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Parallel computing of multi-scale continental deformation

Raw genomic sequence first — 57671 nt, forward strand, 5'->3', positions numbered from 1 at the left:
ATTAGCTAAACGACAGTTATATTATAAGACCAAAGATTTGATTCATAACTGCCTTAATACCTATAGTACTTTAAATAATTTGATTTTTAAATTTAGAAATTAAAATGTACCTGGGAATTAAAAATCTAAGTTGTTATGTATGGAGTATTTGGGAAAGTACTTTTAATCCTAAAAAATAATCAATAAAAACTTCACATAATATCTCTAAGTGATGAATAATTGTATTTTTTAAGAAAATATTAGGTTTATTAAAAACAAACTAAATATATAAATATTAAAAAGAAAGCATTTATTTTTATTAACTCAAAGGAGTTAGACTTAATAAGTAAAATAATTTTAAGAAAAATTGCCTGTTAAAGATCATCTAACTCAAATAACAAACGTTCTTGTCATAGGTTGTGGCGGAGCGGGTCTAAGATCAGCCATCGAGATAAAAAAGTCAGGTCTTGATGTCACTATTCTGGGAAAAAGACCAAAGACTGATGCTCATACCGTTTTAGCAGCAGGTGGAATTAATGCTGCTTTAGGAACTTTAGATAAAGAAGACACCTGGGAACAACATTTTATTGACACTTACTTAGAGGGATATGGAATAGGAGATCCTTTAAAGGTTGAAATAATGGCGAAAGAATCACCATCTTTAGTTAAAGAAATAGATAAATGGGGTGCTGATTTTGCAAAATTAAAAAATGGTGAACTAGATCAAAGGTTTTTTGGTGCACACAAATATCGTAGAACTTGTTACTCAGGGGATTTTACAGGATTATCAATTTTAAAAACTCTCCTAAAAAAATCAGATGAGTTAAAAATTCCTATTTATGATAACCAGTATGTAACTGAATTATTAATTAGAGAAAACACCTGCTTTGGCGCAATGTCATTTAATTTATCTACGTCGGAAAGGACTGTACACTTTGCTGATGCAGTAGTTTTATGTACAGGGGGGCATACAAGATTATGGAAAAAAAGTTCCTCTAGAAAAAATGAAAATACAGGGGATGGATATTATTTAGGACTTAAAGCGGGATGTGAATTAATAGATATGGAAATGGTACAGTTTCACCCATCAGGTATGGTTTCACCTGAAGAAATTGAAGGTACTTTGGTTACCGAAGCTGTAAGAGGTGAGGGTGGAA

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Parallel computing of multi-scale continental deformation in the Western United States: Preliminary resultsIntroductionMulti-scale tectonics in the western USParallel computing of lithospheric dynamics: a new approachModeling active tectonics in the western USEffects of gravitational potential energyEffects of plate boundary forcesEffects of basal shearShort-term versus long-term deformationModeling multi-timescale slips along the San Andreas FaultA 3D visco-elasto-plastic modelLong-term fault slip rates and strain localizationMulti-timescale fault behavior: from ruptures to earthquake cyclesDiscussionConclusionsAcknowledgementsReferencesPhysics of the Earth and Planetary Interiors 163 (2007) 35–51Parallel computing of multi-scale continental deformationin the Western United States: Preliminary resultsMian Liua, Youqing Yanga,∗, Qingsong Lib, Huai Zhanga,caDepartment of Geological Sciences, University of Missouri-Columbia, Columbia, MO 65211, USAbLunar and Planetary Institute, Houston 77058, USAcComputational Geodynamics Lab, Graduate University of Chinese Academy of Sciences, Beijing, ChinaReceived 18 January 2007; received in revised form 16 June 2007; accepted 16 June 2007AbstractLithospheric deformation in the western United States is one of the best examples of diffuse continental tectonics that deviate fromthe plate tectonics paradigm. Conceptually, diffuse continental deformation is known to result from (1) weak and heterogeneousrheology of continents and (2) driving forces that arise from plate boundaries as well as within the continental lithosphere. However,the dynamic interplay of continental rheology and driving forces, hence the geodynamics of continental tectonics, remains poorlyunderstood. The heterogeneous rheology and multiple driving forces cause continents to deform over different spatiotemporal scaleswith different physical processes, yet most geodynamic models for continental tectonic avoid dealing with such multiphysics partlybecause of (1) the limited observational constraints of lithospheric structure and deformation, and (2) high demands on computingalgorithms and resources. These constraints, however, have relaxed significantly in recent years to permit exploration of some ofthe multi-scale physics governing continental tectonics. Here we present preliminary results of modeling multi-scale tectonics inthe western United States using parallel finite element computation. In a 3D subcontinental-scale model, we used fine numericalmeshes to incorporate all major tectonic boundaries and rheological heterogeneities in the model to explore their interplay withtectonic driving forces in controlling active tectonics in the western US. In another model for the entire San Andreas Fault system,we explored strain localization and simulated fault behavior at multi-timescales ranging from rupture in seconds to secular faultcreep in tens of thousands of years. These models can help to integrate data grids with distributed high-performance computingresources in the emerging geosciences cyberinfrastructure.© 2007 Elsevier B.V. All rights reserved.Keywords: Parallel computing; Continental tectonics; Finite elements; San Andreas Fault; Western US; Cyberinfrastructure1. IntroductionIn the plate tectonics paradigm, the outer shell of theEarth consists of a dozen or so rigid plates that moverelative to each other. The relative motion between apair of plates can be entirely determined by a simple∗Corresponding author.E-mail address: [email protected] (Y. Yang).Euler vector (DeMets et al., 1990, 1994), and deforma-tion of the plates is limited to narrowly defined plateboundaries. Although the rigid-plate approximation issatisfactory in explaining many geological observations,broadly diffuse deformation away from plate boundaries,and significant deformation in plate interior, are common(Gordon and Stein, 1992; Molnar and Tapponnier, 1975).Such non-plate behavior is particularly conspicuous incontinents; examples include the broad crustal deforma-tion in the Tibetan plateau and central Asia, and diffuse0031-9201/$ – see front matter © 2007 Elsevier B.V. All rights reserved.doi:10.1016/j.pepi.2007.06.00836 M. Liu et al. / Physics of the Earth and Planetary Interiors 163 (2007) 35–51continental deformation in the western United States.The diffuse continental tectonics have helped propellingmodern geosciences research to advance from rigid-platekinematics toward a more holistic understanding of litho-spheric deformation in the context of the Earth’s dynamicsystems (Molnar, 1988).The cause of diffuse continental deformation isconceptually clear: the relatively weak and laterally het-erogeneous rheology of the continental lithosphere, andthe driving forces that arise not only from plate bound-aries but also from within and at the base of continentallithosphere (Artyushkov, 1973; Forsyth and Uyeda,1975; Molnar, 1988). However, the dynamic interplaybetween lithospheric rheology and driving forces, hencethe geodynamics of continental tectonics, remain poorlyunderstood, partly because numerical modeling of conti-nental tectonics is difficult. One of the major challengesis that continental deformation varies at different spatialand temporal scales. For example, present crustal defor-mation measured by the Global Positioning Systems(GPS) and other space-based geodetic techniques reflectmainly short-term deformation. Given the knowledgeof timescale-dependent lithospheric rheology (Jeanlozand Morris, 1986; Liu et al., 2000; Pollitz, 1997, 2003a;Ranalli, 1995), and the fact that tectonic processes andboundary conditions can change significantly throughgeological history, it is not surprising that short-termdeformation derived from space-geodesy often differsignificantly from long-term crustal deformation indi-cated by geological records (Dixon et al., 2003; Friedrichet al., 2003; He et al., 2003; Liu et al., 2000; Pollitz,2003a; Shen et al., 1999). Continental deformationalso varies strongly with spatial scales. At continentalscales, most geological discontinuities, including faultsand structural boundaries, may be ignored in first-orderapproximations (Bird, 1999; England and McKenzie,1982). However, at smaller scales these features oftendominate the tectonic processes.Current numerical models are usually limited to cer-tain spatial and temporal scales. Whereas there are soundscientific rationales for doing so, this practice oftenrepresents a compromise to two major obstacles: